From there, I was able to zone in on Slieve Carr itself (721 m), one of Mayo’s finest mountains and said by many to be Ireland’s most remote. I really love this area, with its excellent corrie lakes like Loughs Drumderg and Adanacleveen, its rocky approach and the sheer vastness of the bog that surrounds it.

Slieve Carr near Bangor Erris

The final pull up to Slieve Carr

As yet another lesson in how quickly the weather can change in our lovely West of Ireland, I was on my hands and knees studying some St. Patrick’s Cabbage and Bilberry for maybe 2 minutes while at the top. When I lifted my head, the mist had descended and it was time to exit stage left, pronto.

Bilberry in bloom, Bangor Erris

Bilberry in bloom at the top of Slieve Carr

I returned to Bangor by the same route, taking more time than I had on the outward leg of the hike to enjoy the wildflowers of the blanket bog. The area is dominated by Lousewort, Milkwort, Orchids, Bog Cotton, Bilberry and Tormentil, with Bogbean in the bog pools and both St. Patrick’s Cabbage and Fir Clubmoss higher up along the rocky top of Slieve Carr. I saw my first ever white variety of the more typically blue Milkwort. Very pretty.

Bogbean near Bangor Erris

Bogbean in a blanket bog pool below Slieve Carr

Bangor Erris to Slieve Carr and back

22.7 km; 8.5 hours; total ascent = 1200 m approx.

Visit the website of Ballycroy National Park.

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Raftery the Poet | Raifteirí an File

Raftery the Poet, of 19th Century Mayo, was blind from childhood and spent his life playing tunes on the fiddle, creating and singing songs as he wandered the West of Ireland. Born in Killeden, near Kiltimagh in east Co. Mayo, around 1779, Raftery would lead a nomadic existence, much of it in the Loughrea area of Co. Galway, where he died in 1835. He is buried near Craughwell.

Raftery the Poet, Killeden Cemetary

Killeden monks cell, near where Raftery was born

Born Antaine Ó Raifteirí, Raftery the Poet is thought to have been the only survivor among nine siblings who were struck down with smallpox when he was around 6 years of age. Blinded by the disease, Raftery became a servant, perhaps a stable hand, of the local landlord, Taaffe of Kiltimagh. He remained employed here until, it is said, he was thrown out after an accident in which one of the landlord’s favourite horses died. Blind, he joined what would certainly have been many others at that time forced to wander the countryside trying to eke out a living by playing music and singing ballads. Of his type, it is often said that he became dependent on the generosity of those hardly better off than himself.

Raftery the Poet

Raftery sletch, by Dónal Mac Póilin

A poet of the people he met and heard about along his travels, Raftery’s poetry is about the events of his time and reflect the views of the common people of the West of Ireland. He lived through the 1798 Rebellion and the 1800 Act of Union and would have been acutely aware of landlords (often absentee) charging high rents to pauper tenants. Raftery sang of the activities of those who agitated for reasonable rents and security of tenure for peasant farmers.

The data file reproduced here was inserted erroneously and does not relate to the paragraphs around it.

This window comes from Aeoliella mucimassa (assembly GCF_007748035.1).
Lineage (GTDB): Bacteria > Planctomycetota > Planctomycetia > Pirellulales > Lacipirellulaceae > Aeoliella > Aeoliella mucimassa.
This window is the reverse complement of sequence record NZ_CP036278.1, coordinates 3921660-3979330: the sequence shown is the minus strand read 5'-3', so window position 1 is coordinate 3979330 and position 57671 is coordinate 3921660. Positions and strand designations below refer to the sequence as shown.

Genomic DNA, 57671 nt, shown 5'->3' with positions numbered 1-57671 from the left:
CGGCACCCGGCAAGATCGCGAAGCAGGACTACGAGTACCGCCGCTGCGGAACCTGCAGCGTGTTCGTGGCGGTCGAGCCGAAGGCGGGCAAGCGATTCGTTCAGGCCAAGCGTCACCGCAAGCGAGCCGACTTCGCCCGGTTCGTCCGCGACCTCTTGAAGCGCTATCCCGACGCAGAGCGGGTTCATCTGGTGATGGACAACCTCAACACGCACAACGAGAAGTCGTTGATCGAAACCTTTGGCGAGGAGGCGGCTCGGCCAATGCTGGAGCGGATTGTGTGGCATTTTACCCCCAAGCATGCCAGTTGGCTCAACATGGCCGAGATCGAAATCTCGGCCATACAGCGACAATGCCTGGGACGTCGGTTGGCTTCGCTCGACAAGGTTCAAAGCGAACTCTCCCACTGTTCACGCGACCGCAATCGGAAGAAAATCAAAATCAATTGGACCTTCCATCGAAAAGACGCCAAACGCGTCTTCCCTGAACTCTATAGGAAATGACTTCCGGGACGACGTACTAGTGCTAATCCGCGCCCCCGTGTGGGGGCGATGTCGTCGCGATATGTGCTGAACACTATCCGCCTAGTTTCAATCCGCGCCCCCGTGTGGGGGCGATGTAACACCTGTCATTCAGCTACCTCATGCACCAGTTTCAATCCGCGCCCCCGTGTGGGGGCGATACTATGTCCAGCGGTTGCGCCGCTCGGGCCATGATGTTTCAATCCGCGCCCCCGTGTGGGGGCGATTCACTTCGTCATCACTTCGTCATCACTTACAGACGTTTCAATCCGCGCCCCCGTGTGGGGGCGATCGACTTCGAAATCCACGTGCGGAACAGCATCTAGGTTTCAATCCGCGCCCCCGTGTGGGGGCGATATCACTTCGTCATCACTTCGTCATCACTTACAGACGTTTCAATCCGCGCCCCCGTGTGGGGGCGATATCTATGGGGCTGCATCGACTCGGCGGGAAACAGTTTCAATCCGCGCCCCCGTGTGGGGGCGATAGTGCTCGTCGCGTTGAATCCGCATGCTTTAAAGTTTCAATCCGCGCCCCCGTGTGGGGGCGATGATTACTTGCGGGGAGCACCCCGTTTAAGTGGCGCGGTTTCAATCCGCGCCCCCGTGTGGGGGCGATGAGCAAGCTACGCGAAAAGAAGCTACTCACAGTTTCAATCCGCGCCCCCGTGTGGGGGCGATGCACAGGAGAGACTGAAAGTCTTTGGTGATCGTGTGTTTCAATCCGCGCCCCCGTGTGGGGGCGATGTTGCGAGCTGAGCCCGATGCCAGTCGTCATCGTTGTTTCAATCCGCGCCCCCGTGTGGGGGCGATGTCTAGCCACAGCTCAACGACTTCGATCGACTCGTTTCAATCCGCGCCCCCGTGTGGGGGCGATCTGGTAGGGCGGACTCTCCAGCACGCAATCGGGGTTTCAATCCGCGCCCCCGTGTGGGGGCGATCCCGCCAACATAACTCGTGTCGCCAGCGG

In one notable case, a local man named Daly was hanged for an incident concerning a landlord’s agent, even though it was widely claimed that he was innocent. On the way to court, Daly was offered the opportunity to go on the run, but is said to have declined for fear of reprisal against the local people. Raftery, who may have witnessed this event, composed a poem in praise of Daly, referring to him as a ‘good tree that wouldn’t let any branch of it fall to the ground’. He denounced those who took part in the hanging.

In another poem, ‘Na Buachaillí Bána’, he says of Denis Browne, High Sheriff of Mayo at the time, that he would like to ‘stick a spear through his huge stomach’. The Sheriff was known as “Denis the Rope”, on account of the number of 1798 rebels he had hanged during his time in office.

Among the best known of the works of Raftery the Poet are “Mise Raifteirí” and “Cill Aodáin”.

Mise Raifteirí

“Mise Raifteirí, an file, lán dóchais is grá
Le súile gan solas, ciúnas gan crá.”

[ I am Raftery the poet, full of hope and love,
My eyes without light, calmness without torment. ]

Cill Aodáin

“Anois teacht an earraigh, beidh an lá ag dul chun síneadh,
Is tar éis na féile Bríde, ardóidh mé mo sheol.
Ó chuir mé i mo cheann é, ní chónóidh mé choíche
Go seasfaidh mé síos i lár Chontae Mhaigh Eo.

[ Now Spring is here, the days will grow longer,
And after Bridget’s Day, I will raise my sail.
I’ve put my mind to it, and I won’t rest again,
‘Til I stand in the middle of the County Mayo. ]

Raftery the Poet’s Legacy

To this day, these poems are a staple part of primary school life in Mayo and long may they remain so. Marching school bands whistle out the melodious and beautiful tune of the latter during St. Patrick’s Day parades throughout Mayo.

The primary school in Kiltimagh has a nice little page about Raftery.